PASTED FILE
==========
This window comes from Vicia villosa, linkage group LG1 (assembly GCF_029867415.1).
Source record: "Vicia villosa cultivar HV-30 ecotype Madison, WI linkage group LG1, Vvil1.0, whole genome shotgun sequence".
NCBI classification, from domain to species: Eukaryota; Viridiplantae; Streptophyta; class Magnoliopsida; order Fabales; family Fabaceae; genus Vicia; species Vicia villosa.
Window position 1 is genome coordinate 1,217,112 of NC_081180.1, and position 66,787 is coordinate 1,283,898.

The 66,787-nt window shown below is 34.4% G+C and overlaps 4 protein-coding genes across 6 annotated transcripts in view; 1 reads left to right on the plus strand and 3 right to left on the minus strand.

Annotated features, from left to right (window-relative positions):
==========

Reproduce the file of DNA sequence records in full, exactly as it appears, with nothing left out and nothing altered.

This window comes from Vicia villosa, linkage group LG1 (assembly GCF_029867415.1).
Source record: "Vicia villosa cultivar HV-30 ecotype Madison, WI linkage group LG1, Vvil1.0, whole genome shotgun sequence".
NCBI classification, from domain to species: Eukaryota; Viridiplantae; Streptophyta; class Magnoliopsida; order Fabales; family Fabaceae; genus Vicia; species Vicia villosa.
Window position 1 is genome coordinate 1,217,112 of NC_081180.1, and position 66,787 is coordinate 1,283,898.

The 66,787-nt window shown below is 34.4% G+C and overlaps 4 protein-coding genes across 6 annotated transcripts in view; 1 reads left to right on the plus strand and 3 right to left on the minus strand.

Annotated features, from left to right (window-relative positions):